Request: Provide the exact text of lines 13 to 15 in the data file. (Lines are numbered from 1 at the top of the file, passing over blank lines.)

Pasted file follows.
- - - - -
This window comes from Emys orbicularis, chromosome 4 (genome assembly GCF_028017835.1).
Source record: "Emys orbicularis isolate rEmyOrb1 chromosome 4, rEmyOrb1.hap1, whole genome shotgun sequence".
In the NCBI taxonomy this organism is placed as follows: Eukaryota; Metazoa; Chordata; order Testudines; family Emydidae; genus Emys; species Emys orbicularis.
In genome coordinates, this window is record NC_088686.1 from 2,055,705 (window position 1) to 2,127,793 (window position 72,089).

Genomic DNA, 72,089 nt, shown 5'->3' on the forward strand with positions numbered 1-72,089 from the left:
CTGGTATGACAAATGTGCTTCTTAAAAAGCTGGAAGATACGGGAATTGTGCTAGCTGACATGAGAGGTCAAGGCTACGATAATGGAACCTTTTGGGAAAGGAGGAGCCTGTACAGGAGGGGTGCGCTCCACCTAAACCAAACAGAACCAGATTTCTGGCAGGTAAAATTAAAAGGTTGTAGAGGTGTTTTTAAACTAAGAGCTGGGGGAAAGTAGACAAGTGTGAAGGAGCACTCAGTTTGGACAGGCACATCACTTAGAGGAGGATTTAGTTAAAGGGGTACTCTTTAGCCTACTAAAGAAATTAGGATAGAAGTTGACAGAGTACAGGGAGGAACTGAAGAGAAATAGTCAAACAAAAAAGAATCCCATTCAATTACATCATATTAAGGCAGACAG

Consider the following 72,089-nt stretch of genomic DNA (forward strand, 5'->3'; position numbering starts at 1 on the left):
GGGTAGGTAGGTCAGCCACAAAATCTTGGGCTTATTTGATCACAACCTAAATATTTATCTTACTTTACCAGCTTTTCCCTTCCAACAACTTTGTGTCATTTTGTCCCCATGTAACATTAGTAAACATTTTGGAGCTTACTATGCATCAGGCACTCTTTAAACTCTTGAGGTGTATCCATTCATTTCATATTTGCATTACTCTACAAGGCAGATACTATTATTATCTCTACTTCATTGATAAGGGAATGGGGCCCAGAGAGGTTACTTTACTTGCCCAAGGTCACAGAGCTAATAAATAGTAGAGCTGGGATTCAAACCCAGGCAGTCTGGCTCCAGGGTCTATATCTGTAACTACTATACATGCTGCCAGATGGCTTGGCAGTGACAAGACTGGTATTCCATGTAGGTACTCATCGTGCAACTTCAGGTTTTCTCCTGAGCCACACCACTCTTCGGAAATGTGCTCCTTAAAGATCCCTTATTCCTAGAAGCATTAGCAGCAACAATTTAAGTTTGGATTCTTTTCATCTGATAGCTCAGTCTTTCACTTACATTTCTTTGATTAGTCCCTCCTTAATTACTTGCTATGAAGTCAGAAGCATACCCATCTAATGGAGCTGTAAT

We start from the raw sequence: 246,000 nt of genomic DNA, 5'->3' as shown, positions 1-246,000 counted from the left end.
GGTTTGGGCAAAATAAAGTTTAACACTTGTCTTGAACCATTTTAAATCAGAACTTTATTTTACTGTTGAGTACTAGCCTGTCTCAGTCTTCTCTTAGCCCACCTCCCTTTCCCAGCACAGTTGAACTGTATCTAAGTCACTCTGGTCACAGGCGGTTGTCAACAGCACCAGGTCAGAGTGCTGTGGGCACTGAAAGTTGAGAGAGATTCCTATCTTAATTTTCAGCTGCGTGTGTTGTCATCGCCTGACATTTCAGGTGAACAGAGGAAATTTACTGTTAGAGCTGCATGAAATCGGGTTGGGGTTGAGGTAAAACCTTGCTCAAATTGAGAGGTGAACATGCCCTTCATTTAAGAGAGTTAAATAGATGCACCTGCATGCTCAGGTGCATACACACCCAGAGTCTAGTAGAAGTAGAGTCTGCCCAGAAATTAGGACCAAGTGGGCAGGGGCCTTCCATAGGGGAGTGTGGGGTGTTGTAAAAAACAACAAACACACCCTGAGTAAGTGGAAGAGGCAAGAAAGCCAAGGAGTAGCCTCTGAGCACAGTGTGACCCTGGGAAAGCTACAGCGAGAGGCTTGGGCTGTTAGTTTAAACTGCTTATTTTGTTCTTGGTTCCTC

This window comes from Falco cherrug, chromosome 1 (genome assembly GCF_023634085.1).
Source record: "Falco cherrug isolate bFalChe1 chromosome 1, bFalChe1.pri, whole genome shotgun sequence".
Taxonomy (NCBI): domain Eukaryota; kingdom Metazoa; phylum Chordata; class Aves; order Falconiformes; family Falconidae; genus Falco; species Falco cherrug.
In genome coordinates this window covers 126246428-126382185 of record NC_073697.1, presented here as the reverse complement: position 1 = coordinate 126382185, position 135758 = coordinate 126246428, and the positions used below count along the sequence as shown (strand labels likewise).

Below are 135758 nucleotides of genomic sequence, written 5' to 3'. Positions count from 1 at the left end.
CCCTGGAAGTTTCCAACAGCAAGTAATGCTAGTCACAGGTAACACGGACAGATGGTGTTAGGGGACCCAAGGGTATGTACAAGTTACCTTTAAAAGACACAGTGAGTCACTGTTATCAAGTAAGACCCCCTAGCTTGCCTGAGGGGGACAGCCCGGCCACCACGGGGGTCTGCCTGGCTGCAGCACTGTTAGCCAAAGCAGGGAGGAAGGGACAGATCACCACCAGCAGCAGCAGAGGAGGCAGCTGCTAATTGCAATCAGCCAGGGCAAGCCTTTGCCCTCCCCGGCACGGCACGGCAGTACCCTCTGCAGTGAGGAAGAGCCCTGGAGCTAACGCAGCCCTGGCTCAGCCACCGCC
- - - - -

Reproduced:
Taxonomy (NCBI): domain Eukaryota; kingdom Metazoa; phylum Chordata; class Aves; order Falconiformes; family Falconidae; genus Falco; species Falco cherrug.
In genome coordinates this window covers 126246428-126382185 of record NC_073697.1, presented here as the reverse complement: position 1 = coordinate 126382185, position 135758 = coordinate 126246428, and the positions used below count along the sequence as shown (strand labels likewise).

Below are 135758 nucleotides of genomic sequence, written 5' to 3'. Positions count from 1 at the left end.